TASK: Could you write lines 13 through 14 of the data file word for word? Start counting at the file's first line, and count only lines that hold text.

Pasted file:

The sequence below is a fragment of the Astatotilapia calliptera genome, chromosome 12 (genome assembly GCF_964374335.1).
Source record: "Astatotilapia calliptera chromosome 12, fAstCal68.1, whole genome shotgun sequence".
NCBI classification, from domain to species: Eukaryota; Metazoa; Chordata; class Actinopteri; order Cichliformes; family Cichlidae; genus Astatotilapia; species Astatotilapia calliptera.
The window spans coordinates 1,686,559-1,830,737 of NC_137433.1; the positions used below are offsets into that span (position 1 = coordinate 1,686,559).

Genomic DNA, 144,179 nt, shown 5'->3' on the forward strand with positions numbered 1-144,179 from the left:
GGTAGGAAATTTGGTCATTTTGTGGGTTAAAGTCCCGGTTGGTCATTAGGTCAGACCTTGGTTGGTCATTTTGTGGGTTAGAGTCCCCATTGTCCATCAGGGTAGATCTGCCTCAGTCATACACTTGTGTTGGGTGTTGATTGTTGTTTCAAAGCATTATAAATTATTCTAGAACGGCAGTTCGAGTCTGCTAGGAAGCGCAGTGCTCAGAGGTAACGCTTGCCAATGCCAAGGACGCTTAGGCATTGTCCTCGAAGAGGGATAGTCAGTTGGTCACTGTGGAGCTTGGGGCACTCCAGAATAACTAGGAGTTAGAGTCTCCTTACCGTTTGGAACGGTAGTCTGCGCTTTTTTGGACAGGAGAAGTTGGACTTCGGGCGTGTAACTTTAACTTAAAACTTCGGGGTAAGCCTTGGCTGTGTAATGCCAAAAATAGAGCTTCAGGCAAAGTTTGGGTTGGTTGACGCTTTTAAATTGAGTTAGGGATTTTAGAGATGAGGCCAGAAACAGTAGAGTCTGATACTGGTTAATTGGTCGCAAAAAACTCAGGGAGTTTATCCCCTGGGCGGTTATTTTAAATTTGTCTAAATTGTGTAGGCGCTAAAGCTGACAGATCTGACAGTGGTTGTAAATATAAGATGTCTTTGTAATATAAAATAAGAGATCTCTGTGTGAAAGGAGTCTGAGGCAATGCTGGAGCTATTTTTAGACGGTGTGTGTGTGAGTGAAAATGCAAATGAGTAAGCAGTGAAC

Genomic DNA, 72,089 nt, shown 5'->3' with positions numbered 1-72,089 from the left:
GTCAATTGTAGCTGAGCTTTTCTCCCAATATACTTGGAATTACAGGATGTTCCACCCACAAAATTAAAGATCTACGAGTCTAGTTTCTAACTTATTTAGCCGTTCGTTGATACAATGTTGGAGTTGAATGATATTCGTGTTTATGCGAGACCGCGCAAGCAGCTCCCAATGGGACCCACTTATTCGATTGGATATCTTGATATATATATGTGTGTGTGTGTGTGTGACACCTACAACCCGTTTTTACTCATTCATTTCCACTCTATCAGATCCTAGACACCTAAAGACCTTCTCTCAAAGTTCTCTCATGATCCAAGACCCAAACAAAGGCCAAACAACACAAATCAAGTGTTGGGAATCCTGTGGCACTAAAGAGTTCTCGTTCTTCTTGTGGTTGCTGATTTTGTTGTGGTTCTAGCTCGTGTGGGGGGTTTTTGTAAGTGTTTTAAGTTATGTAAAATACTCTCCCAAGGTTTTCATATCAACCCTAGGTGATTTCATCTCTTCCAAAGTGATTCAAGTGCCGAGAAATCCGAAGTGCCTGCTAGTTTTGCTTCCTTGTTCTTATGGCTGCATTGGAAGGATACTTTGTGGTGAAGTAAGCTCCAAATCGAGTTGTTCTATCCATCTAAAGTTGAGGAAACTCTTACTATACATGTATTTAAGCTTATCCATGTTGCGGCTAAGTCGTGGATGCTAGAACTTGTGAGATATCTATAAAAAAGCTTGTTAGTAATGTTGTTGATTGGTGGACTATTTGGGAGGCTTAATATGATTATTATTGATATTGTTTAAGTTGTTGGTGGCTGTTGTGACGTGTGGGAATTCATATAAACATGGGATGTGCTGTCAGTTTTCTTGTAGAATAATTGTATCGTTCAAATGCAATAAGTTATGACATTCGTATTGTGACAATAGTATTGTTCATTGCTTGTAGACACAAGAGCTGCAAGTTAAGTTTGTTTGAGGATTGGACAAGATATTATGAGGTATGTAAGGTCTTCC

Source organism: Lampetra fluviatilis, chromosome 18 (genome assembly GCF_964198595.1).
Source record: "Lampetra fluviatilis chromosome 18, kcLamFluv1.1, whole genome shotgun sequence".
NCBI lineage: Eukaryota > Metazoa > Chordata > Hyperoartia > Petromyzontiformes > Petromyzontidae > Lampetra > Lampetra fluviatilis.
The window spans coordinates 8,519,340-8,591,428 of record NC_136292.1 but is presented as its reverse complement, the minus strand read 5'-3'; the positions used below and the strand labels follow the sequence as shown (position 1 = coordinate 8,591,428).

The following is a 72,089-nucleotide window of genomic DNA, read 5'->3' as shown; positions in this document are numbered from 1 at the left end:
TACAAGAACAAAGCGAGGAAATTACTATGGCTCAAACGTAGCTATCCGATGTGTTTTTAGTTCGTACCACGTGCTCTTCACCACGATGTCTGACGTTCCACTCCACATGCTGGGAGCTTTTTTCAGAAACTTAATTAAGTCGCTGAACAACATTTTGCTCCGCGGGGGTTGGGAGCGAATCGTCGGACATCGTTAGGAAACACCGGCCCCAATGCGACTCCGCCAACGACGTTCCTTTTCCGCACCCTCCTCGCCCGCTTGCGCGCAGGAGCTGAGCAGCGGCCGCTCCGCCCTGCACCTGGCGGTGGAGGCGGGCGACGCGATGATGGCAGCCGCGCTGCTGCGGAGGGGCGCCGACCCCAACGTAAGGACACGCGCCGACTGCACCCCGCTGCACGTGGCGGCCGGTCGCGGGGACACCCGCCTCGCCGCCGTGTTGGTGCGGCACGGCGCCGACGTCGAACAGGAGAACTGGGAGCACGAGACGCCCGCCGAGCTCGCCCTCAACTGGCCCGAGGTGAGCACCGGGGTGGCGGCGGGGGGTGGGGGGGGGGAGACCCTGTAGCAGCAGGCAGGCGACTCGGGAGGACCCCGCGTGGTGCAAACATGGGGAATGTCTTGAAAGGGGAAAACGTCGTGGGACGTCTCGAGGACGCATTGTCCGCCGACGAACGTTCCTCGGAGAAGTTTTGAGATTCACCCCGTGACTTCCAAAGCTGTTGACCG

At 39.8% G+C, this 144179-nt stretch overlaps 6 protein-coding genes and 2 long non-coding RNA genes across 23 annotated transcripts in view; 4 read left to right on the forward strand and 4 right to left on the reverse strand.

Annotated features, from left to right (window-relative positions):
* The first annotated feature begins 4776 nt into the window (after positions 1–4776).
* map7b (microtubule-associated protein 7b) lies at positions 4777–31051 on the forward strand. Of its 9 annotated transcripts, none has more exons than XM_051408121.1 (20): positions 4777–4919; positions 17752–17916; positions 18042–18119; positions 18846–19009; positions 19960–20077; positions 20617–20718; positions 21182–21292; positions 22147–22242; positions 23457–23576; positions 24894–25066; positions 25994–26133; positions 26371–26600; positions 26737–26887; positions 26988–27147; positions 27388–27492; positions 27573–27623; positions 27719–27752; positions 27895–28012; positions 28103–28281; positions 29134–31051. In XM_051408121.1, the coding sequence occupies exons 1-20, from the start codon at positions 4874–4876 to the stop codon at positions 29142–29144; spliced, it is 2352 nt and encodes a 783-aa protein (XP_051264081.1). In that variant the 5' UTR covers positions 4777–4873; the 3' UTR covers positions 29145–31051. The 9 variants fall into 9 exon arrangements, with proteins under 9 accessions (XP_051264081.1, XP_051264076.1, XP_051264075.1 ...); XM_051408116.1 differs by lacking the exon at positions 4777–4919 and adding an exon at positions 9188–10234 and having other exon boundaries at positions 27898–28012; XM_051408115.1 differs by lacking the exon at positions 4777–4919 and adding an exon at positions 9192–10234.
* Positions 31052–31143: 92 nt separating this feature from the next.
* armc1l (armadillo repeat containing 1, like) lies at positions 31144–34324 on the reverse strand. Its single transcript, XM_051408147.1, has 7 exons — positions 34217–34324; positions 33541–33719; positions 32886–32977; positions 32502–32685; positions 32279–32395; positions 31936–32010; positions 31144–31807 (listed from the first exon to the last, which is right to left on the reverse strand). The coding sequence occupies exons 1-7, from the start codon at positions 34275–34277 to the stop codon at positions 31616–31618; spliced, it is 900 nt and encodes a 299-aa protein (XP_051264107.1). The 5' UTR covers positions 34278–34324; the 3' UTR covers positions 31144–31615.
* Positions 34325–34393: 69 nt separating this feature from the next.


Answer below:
The following is a 72,089-nucleotide window of genomic DNA, read 5'->3' as shown; positions in this document are numbered from 1 at the left end:
TACAAGAACAAAGCGAGGAAATTACTATGGCTCAAACGTAGCTATCCGATGTGTTTTTAGTTCGTACCACGTGCTCTTCACCACGATGTCTGACGTTCCACTCCACATGCTGGGAGCTTTTTTCAGAAACTTAATTAAGTCGCTGAACAACATTTTGCTCCGCGGGGGTTGGGAGCGAATCGTCGGACATCGTTAGGAAACACCGGCCCCAATGCGACTCCGCCAACGACGTTCCTTTTCCGCACCCTCCTCGCCCGCTTGCGCGCAGGAGCTGAGCAGCGGCCGCTCCGCCCTGCACCTGGCGGTGGAGGCGGGCGACGCGATGATGGCAGCCGCGCTGCTGCGGAGGGGCGCCGACCCCAACGTAAGGACACGCGCCGACTGCACCCCGCTGCACGTGGCGGCCGGTCGCGGGGACACCCGCCTCGCCGCCGTGTTGGTGCGGCACGGCGCCGACGTCGAACAGGAGAACTGGGAGCACGAGACGCCCGCCGAGCTCGCCCTCAACTGGCCCGAGGTGAGCACCGGGGTGGCGGCGGGGGGTGGGGGGGGGGAGACCCTGTAGCAGCAGGCAGGCGACTCGGGAGGACCCCGCGTGGTGCAAACATGGGGAATGTCTTGAAAGGGGAAAACGTCGTGGGACGTCTCGAGGACGCATTGTCCGCCGACGAACGTTCCTCGGAGAAGTTTTGAGATTCACCCCGTGACTTCCAAAGCTGTTGACCG